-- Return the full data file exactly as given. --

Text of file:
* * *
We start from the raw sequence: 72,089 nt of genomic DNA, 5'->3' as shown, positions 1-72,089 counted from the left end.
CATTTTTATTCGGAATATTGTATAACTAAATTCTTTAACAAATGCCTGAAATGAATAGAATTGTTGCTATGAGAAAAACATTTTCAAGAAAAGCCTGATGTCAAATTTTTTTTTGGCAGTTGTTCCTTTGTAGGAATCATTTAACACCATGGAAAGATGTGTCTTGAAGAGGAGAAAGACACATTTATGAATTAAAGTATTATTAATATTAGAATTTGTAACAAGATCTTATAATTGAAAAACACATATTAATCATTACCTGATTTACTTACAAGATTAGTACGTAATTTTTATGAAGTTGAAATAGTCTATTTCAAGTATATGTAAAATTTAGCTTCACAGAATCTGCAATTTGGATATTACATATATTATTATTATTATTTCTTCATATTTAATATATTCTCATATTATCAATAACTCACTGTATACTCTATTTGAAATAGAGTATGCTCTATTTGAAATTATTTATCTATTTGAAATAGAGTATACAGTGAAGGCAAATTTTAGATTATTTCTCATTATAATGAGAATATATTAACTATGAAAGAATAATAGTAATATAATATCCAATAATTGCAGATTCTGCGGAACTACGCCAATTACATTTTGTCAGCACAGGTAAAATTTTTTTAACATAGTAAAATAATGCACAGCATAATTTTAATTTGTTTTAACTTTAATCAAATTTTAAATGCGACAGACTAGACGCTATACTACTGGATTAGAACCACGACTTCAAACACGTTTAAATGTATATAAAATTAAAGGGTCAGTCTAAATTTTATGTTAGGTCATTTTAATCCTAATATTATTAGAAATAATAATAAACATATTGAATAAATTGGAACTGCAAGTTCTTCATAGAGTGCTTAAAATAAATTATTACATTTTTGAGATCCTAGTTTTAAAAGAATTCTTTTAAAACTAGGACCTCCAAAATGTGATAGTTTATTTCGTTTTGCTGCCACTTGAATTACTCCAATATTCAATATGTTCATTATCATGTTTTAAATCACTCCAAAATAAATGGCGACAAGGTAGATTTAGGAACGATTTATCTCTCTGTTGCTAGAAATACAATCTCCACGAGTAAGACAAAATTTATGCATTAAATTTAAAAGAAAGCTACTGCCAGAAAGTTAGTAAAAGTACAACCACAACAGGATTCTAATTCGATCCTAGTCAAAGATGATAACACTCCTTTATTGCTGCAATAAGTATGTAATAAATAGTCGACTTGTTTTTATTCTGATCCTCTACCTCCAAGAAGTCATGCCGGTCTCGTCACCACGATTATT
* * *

We start from the raw sequence: 72,089 nt of genomic DNA, 5'->3' as shown, positions 1-72,089 counted from the left end.
CATTTTTATTCGGAATATTGTATAACTAAATTCTTTAACAAATGCCTGAAATGAATAGAATTGTTGCTATGAGAAAAACATTTTCAAGAAAAGCCTGATGTCAAATTTTTTTTTGGCAGTTGTTCCTTTGTAGGAATCATTTAACACCATGGAAAGATGTGTCTTGAAGAGGAGAAAGACACATTTATGAATTAAAGTATTATTAATATTAGAATTTGTAACAAGATCTTATAATTGAAAAACACATATTAATCATTACCTGATTTACTTACAAGATTAGTACGTAATTTTTATGAAGTTGAAATAGTCTATTTCAAGTATATGTAAAATTTAGCTTCACAGAATCTGCAATTTGGATATTACATATATTATTATTATTATTTCTTCATATTTAATATATTCTCATATTATCAATAACTCACTGTATACTCTATTTGAAATAGAGTATGCTCTATTTGAAATTATTTATCTATTTGAAATAGAGTATACAGTGAAGGCAAATTTTAGATTATTTCTCATTATAATGAGAATATATTAACTATGAAAGAATAATAGTAATATAATATCCAATAATTGCAGATTCTGCGGAACTACGCCAATTACATTTTGTCAGCACAGGTAAAATTTTTTTAACATAGTAAAATAATGCACAGCATAATTTTAATTTGTTTTAACTTTAATCAAATTTTAAATGCGACAGACTAGACGCTATACTACTGGATTAGAACCACGACTTCAAACACGTTTAAATGTATATAAAATTAAAGGGTCAGTCTAAATTTTATGTTAGGTCATTTTAATCCTAATATTATTAGAAATAATAATAAACATATTGAATAAATTGGAACTGCAAGTTCTTCATAGAGTGCTTAAAATAAATTATTACATTTTTGAGATCCTAGTTTTAAAAGAATTCTTTTAAAACTAGGACCTCCAAAATGTGATAGTTTATTTCGTTTTGCTGCCACTTGAATTACTCCAATATTCAATATGTTCATTATCATGTTTTAAATCACTCCAAAATAAATGGCGACAAGGTAGATTTAGGAACGATTTATCTCTCTGTTGCTAGAAATACAATCTCCACGAGTAAGACAAAATTTATGCATTAAATTTAAAAGAAAGCTACTGCCAGAAAGTTAGTAAAAGTACAACCACAACAGGATTCTAATTCGATCCTAGTCAAAGATGATAACACTCCTTTATTGCTGCAATAAGTATGTAATAAATAGTCGACTTGTTTTTATTCTGATCCTCTACCTCCAAGAAGTCATGCCGGTCTCGTCACCACGATTATT